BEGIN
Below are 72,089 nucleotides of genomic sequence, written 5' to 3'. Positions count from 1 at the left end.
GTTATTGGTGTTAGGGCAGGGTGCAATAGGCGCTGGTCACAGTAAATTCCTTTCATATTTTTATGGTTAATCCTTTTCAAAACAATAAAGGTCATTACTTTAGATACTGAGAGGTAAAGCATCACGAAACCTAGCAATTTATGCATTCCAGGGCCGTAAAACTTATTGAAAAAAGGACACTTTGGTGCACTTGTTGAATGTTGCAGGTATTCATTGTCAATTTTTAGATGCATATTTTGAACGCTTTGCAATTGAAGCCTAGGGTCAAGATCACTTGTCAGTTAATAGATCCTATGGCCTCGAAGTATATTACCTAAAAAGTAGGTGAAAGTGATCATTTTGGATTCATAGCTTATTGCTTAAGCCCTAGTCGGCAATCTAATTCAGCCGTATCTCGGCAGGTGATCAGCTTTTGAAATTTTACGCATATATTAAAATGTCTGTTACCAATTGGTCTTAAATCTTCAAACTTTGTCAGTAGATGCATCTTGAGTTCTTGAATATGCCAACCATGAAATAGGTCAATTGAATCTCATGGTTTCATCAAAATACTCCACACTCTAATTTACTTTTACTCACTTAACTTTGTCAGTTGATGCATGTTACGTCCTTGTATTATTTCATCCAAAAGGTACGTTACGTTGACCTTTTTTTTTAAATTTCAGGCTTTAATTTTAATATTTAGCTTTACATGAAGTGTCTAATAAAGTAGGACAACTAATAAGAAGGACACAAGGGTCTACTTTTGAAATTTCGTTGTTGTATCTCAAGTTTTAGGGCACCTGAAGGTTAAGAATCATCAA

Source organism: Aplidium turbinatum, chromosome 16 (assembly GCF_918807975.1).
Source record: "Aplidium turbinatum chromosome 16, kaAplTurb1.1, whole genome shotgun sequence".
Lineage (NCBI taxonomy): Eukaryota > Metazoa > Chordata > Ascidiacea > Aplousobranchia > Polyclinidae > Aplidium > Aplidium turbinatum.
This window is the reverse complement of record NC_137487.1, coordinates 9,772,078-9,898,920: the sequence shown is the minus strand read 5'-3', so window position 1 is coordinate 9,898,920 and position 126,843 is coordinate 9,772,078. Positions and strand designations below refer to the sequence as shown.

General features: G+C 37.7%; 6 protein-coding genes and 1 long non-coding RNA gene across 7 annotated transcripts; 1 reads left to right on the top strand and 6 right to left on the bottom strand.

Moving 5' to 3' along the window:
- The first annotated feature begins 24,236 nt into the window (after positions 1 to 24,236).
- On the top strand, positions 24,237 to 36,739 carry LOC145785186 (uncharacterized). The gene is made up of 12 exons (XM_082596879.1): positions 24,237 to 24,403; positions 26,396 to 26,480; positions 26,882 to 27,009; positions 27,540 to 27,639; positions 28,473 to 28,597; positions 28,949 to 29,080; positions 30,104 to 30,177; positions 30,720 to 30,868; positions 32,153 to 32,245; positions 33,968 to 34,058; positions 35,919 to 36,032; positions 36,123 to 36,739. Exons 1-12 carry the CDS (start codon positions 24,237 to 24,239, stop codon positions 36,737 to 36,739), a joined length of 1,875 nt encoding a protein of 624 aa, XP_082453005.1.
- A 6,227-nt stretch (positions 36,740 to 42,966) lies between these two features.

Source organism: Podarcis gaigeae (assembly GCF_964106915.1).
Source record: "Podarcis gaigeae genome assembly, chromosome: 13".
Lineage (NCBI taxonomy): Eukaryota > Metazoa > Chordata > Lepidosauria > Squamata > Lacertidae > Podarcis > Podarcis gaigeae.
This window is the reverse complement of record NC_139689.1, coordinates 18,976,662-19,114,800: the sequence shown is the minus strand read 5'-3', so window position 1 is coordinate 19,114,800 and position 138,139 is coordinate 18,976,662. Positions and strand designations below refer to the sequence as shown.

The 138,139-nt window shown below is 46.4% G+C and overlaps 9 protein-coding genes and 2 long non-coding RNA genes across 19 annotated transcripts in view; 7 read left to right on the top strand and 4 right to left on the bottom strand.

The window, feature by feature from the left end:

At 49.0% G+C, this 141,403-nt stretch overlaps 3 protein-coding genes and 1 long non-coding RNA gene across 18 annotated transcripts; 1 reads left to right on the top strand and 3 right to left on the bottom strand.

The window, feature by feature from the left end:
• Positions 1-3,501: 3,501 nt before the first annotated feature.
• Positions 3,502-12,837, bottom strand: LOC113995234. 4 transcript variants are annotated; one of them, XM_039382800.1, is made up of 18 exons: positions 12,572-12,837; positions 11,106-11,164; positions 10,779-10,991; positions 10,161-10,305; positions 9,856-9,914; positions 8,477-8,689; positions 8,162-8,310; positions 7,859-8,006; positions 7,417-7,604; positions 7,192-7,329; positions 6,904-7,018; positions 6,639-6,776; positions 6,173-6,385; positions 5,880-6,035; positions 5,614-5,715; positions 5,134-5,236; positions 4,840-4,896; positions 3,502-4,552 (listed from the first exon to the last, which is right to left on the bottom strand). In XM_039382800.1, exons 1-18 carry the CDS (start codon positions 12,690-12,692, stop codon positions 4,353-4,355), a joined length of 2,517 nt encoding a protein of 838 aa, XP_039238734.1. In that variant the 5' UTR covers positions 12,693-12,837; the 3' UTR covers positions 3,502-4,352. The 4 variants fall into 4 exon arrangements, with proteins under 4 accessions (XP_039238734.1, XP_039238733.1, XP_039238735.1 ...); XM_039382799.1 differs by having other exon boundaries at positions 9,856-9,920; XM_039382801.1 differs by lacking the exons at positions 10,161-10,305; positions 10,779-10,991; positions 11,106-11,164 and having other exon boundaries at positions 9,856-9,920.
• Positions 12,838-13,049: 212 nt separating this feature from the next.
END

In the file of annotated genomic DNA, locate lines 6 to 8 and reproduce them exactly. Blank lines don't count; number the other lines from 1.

This window is the reverse complement of record NC_137487.1, coordinates 9,772,078-9,898,920: the sequence shown is the minus strand read 5'-3', so window position 1 is coordinate 9,898,920 and position 126,843 is coordinate 9,772,078. Positions and strand designations below refer to the sequence as shown.

General features: G+C 37.7%; 6 protein-coding genes and 1 long non-coding RNA gene across 7 annotated transcripts; 1 reads left to right on the top strand and 6 right to left on the bottom strand.

Moving 5' to 3' along the window: